Making a time lapse is an interesting technique to capture a scene or object that has a slow state of change, which you can turn into a video playing back in high speed. However, shooting the time lapse with your camera is only half of the process. Because once you have all of your photos, you’ll need special software to merge them together into a time lapse video. That makes it a good reason to step up your photography skills and learn more about videography and the video editing process! 
In this blog post you will learn how to make a time lapse video and find the answers on the following questions:

– Meaning of time lapse

– What do you need to make a time lapse video

– How to prepare to make a time lapse video

– Time lapse photography ideas

– Best camera settings & How to shoot the time lapse

– Time lapse settings suggestions

Meaning of time lapse

A time lapse is a video that’s made up of a sequence of photos to reflect the passage of time. The passing time could be minutes, hours, days or even weeks! In other words, it allows us to see the progress faster without having to wait along the actual time.

How many photos you need to make your time lapse video depends on the time you have to make the time lapse photos. For example, if you want to make a time lapse of the sunset, you know you have around 30 minutes in total to make the time lapse photos. You’ll need a minimum of 12 photos per minute to show the speed of the sun setting. But if you want to make a time lapse of a growing plant, then one picture a day, at the same time, is enough to show the process. Also the recording frames per second of the time lapse video that you want to use is important to take into account. Read more about the time lapse video editing process in this blog post.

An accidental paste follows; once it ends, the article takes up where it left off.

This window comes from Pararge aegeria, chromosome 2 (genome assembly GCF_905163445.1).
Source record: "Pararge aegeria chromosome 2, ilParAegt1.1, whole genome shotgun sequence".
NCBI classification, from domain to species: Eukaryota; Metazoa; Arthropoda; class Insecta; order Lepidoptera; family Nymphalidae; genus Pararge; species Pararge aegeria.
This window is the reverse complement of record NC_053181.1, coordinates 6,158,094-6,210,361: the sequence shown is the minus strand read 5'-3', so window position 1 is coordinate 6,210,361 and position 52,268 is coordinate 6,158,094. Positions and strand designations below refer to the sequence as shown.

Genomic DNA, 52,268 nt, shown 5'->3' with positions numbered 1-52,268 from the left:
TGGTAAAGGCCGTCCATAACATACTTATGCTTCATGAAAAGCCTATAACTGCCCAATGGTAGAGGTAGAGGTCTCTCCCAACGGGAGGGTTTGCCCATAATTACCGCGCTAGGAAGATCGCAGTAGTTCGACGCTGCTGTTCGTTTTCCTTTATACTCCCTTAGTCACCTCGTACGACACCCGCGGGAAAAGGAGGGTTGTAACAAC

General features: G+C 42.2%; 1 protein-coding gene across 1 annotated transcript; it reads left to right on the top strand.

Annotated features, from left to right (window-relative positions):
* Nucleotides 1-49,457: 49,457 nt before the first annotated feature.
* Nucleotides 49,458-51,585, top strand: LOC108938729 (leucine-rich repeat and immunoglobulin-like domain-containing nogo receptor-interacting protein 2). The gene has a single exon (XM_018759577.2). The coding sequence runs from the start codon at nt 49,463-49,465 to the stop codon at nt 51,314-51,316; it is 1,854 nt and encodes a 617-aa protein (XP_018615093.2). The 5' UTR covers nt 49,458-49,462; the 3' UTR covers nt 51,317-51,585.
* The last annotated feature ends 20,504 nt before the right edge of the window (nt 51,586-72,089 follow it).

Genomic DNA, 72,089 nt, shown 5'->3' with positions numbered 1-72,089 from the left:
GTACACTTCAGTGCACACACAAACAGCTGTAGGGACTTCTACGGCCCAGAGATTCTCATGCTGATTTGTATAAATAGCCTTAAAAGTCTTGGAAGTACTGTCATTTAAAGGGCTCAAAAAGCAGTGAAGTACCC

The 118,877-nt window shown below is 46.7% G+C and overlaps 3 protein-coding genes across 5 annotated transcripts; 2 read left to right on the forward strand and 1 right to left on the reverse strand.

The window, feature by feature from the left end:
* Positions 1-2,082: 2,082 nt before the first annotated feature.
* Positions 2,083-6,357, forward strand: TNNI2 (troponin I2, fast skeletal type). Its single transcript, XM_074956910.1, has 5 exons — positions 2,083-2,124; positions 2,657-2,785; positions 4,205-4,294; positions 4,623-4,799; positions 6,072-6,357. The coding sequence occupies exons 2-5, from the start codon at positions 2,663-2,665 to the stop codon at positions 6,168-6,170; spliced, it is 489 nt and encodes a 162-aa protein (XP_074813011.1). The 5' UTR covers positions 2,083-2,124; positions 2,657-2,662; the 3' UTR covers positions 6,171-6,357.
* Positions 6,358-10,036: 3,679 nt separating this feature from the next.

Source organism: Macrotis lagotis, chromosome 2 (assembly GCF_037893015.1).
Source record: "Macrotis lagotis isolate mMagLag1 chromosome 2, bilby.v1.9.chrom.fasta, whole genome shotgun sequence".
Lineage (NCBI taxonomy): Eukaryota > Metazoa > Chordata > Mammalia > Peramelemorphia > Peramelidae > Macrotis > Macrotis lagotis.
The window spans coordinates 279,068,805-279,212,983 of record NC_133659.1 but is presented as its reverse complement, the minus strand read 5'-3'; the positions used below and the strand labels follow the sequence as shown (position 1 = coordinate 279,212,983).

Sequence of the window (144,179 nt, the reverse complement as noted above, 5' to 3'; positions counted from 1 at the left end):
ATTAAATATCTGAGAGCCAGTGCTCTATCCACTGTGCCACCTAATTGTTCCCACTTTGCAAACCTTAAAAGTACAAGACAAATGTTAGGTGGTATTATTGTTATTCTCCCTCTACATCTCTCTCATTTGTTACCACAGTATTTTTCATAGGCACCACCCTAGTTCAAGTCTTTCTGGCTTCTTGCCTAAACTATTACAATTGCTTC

To calculate how many photos you need to create your time lapse video read further under the heading “How to shoot the time lapse?”

What do you need to make a time lapse

  • Camera with the option of interval shooting. There is no best camera to make a time lapse video, just choose one with the time lapse option. Here you will find all the gear and cameras we use;
  • Tripod or Gorillapod to attach your camera so it’s fully stable and can’t move;
  • Remote control or app on your phone which you can connect to your camera to manage your camera’s shutter button at the interval you prefer;
  • ND filters. If you have filters such as a polarizer and ND filters make sure you use them to control exposure and to shoot the best images possible. If you don’t have filters you could underexpose shots by one or two stops and recover the foreground in post-production. But filters will always be the better option because they will allow you to maintain optimal image quality.

How to prepare

  • Extra batteries. Make sure all your batteries are charged and you have all of them with you;
  • Take a lens cloth with you so you can clean your lens;
  • Enough memory card space. It would be a shame if you find out you have too little space available and can’t finish the time lapse;
  • Create a plan! If you want to make a time lapse of a sunset or sunrise, make sure to arrive at least an hour before at your location. Check the time of the sunrise or sunset and other possible elements like the moon or tides which may come into play;
  • Pick a good and safe spot. Keep in mind that people who don’t pay attention to your tripod might walk in front of the camera. That will ruin your time lapse video, unless you want movement of people in it. Also make sure your tripod is stable on the ground, so that wind or waves can’t bring it out of balance;
  • Framing and position are key. When you arrive on time it gives you the possibility to visualize the scene and find the best framing and position. Take a walk around the area, imagine the shot, take a look at the scene and find the best location and composition. Then set up your camera on your tripod and…;
  • Do test shots! Don’t start shooting right away. Always do some test shots to ensure you are getting the right framing, composition, exposure and focus;